SI Advocacy Coordinator, Hannah Agius, discusses the need for community-specific responses to child marriage:
“It is estimated that 12 million girls are married before the age of 18 each year. Evidence shows that this practice puts girls at an increased risk of physical and psychological violence.
We know that cases of child marriage notably increase in areas affected by conflict and poverty. However, ending child marriage isn’t as simple as applying one single approach to all cases. The practice is an age-old tradition and its prevalence is rooted in a myriad of different yet intercepting causes. It is within the details of these causes that methods of change can be identified and successfully implemented. Approaches to tackling child marriage must be tailored to the needs of the girls within individual communities.
It is important that all those who have knowledge and expertise in this area make a conscientious effort to communicate with one another in an attempt to coordinate efforts. Communication is particularly necessary for investment, data collection, and evaluation. Organisations and community-based groups must continue to share best practices. National and regional policy must be fuelled by evidence collected from grass-roots projects, and those who have been affected by the practice should be consulted at every stage of discussions.
Local governments must have greater accountability for monitoring the rates and causes of child marriage. To enable this, civil registration systems for birth and marriage must be better maintained. Furthermore, national laws must be bought into line with international human rights standards.
It is important that girls be made aware of their rights from an early age. Where there are socially acceptable and economically viable alternatives to child marriage visible within communities, aspirations can change. However, these alternatives must be made accessible to young girls and their families, through the provision of health care services, lifelong educational opportunities, and accessible legal support.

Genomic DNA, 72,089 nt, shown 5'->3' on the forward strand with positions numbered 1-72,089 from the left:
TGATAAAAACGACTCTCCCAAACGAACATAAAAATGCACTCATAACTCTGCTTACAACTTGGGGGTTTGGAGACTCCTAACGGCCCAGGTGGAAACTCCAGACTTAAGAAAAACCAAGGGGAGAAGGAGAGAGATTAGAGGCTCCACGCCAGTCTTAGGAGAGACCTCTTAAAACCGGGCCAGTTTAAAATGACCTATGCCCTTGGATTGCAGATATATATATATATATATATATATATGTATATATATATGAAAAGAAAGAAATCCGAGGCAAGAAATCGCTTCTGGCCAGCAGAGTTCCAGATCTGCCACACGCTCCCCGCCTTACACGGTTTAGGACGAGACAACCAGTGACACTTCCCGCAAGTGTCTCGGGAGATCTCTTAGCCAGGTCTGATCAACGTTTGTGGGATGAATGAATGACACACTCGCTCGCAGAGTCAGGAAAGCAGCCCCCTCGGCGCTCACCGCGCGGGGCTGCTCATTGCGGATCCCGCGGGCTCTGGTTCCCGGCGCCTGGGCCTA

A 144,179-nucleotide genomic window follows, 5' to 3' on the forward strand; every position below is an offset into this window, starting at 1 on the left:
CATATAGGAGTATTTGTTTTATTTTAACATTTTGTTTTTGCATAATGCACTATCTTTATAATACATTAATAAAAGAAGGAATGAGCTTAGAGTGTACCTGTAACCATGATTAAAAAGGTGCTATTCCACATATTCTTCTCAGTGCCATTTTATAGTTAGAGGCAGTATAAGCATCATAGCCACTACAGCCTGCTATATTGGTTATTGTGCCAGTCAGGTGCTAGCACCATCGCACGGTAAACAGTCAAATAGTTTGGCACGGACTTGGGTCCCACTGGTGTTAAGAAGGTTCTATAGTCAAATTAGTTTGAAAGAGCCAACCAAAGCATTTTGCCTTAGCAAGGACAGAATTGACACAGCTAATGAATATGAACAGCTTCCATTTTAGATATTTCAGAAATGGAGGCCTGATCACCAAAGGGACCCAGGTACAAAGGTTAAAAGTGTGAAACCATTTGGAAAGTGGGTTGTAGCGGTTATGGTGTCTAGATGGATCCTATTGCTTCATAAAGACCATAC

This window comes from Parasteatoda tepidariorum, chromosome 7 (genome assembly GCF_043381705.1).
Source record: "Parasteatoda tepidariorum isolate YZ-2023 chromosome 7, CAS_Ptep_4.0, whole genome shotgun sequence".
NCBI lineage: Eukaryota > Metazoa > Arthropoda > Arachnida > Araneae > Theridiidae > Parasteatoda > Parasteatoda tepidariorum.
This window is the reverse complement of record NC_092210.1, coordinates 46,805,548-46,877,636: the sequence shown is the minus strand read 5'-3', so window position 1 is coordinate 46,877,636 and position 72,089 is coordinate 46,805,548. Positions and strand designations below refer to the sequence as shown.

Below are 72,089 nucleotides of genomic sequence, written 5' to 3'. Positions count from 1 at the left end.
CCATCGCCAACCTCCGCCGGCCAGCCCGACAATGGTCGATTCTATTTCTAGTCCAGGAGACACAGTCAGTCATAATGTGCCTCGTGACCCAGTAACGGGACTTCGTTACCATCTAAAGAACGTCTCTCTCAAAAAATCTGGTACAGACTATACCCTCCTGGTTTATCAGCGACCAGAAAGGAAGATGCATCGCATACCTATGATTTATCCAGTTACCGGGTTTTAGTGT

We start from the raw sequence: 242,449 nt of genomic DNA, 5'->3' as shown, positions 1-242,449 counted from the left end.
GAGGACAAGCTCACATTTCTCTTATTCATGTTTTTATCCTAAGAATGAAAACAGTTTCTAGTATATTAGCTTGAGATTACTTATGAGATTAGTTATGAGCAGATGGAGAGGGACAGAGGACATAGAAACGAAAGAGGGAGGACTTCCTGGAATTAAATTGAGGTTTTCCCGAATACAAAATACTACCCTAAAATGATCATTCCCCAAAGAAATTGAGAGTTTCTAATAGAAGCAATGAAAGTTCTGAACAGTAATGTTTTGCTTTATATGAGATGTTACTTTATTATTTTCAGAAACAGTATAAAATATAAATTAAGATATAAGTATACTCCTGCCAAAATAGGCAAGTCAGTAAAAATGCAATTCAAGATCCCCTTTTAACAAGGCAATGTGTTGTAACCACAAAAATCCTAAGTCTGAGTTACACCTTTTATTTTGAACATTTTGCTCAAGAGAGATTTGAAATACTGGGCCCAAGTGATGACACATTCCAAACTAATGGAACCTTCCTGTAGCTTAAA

Soroptimist International runs grassroots projects to facilitate the education and empowerment of women and girls across 121 countries, in thousands of communities. Our UN representatives work across all 7 UN centres and continue to advocate for the rights of women and girls across the globe. For Soroptimists worldwide, excitement is building for the SI Road to Equality President’s Appeal 2019-2021, which is supporting FGM and Child Marriage activists in their own countries, breaking new ground in its work with the highly influential Global Media Campaign to end FGM. Helping to change mindsets and behaviours, the Appeal is raising funds for our #SoroptimistSix, to help them in their journey to deliver powerful messages within their own communities – through the media. Find out more about the SI Road to Equality and its fight to end FGM and Child Marriage HERE.
‘Child Marriage: A form of Violence Against Children’ Girls Not Brides 2019
‘Child marriage and intimate partner violence: a comparative study of 34 countries’ Rachel Kidman, 2017
‘Theory of Change’, Girls Not Brides
‘Economic Impact of Child Marriage: Global Synthesis Brief’ The World Bank with The International Centre for Research on Women, 2017